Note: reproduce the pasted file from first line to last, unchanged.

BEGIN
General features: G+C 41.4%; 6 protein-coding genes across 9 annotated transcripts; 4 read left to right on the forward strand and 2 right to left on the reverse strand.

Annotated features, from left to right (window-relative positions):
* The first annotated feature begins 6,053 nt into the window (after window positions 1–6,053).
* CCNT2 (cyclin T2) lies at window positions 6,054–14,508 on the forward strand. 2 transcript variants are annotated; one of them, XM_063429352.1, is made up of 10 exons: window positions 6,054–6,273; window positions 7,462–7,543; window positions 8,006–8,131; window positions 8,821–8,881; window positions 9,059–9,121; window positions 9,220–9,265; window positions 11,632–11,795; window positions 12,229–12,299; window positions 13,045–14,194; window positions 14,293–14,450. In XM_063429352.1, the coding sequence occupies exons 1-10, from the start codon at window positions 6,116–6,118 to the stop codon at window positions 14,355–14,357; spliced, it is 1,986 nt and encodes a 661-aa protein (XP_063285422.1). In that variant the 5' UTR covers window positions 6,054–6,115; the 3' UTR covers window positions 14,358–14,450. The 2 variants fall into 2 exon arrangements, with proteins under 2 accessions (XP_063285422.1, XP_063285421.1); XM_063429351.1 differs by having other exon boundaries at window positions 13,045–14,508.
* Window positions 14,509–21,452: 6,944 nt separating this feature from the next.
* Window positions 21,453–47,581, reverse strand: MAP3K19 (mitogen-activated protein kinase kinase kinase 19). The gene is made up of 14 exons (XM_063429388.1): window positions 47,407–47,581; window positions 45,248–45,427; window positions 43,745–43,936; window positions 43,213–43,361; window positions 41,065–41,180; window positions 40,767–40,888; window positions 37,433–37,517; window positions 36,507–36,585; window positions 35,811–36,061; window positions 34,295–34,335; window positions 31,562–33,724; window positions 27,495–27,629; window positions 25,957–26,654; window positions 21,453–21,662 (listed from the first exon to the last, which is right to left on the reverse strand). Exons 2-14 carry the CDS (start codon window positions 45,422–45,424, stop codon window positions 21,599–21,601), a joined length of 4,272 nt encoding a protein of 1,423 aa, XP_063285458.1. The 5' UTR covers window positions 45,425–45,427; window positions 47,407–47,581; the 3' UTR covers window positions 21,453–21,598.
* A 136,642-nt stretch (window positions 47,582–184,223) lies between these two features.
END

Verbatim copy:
General features: G+C 41.4%; 6 protein-coding genes across 9 annotated transcripts; 4 read left to right on the forward strand and 2 right to left on the reverse strand.

Annotated features, from left to right (window-relative positions):
* The first annotated feature begins 6,053 nt into the window (after window positions 1–6,053).
* CCNT2 (cyclin T2) lies at window positions 6,054–14,508 on the forward strand. 2 transcript variants are annotated; one of them, XM_063429352.1, is made up of 10 exons: window positions 6,054–6,273; window positions 7,462–7,543; window positions 8,006–8,131; window positions 8,821–8,881; window positions 9,059–9,121; window positions 9,220–9,265; window positions 11,632–11,795; window positions 12,229–12,299; window positions 13,045–14,194; window positions 14,293–14,450. In XM_063429352.1, the coding sequence occupies exons 1-10, from the start codon at window positions 6,116–6,118 to the stop codon at window positions 14,355–14,357; spliced, it is 1,986 nt and encodes a 661-aa protein (XP_063285422.1). In that variant the 5' UTR covers window positions 6,054–6,115; the 3' UTR covers window positions 14,358–14,450. The 2 variants fall into 2 exon arrangements, with proteins under 2 accessions (XP_063285422.1, XP_063285421.1); XM_063429351.1 differs by having other exon boundaries at window positions 13,045–14,508.
* Window positions 14,509–21,452: 6,944 nt separating this feature from the next.
* Window positions 21,453–47,581, reverse strand: MAP3K19 (mitogen-activated protein kinase kinase kinase 19). The gene is made up of 14 exons (XM_063429388.1): window positions 47,407–47,581; window positions 45,248–45,427; window positions 43,745–43,936; window positions 43,213–43,361; window positions 41,065–41,180; window positions 40,767–40,888; window positions 37,433–37,517; window positions 36,507–36,585; window positions 35,811–36,061; window positions 34,295–34,335; window positions 31,562–33,724; window positions 27,495–27,629; window positions 25,957–26,654; window positions 21,453–21,662 (listed from the first exon to the last, which is right to left on the reverse strand). Exons 2-14 carry the CDS (start codon window positions 45,422–45,424, stop codon window positions 21,599–21,601), a joined length of 4,272 nt encoding a protein of 1,423 aa, XP_063285458.1. The 5' UTR covers window positions 45,425–45,427; window positions 47,407–47,581; the 3' UTR covers window positions 21,453–21,598.
* A 136,642-nt stretch (window positions 47,582–184,223) lies between these two features.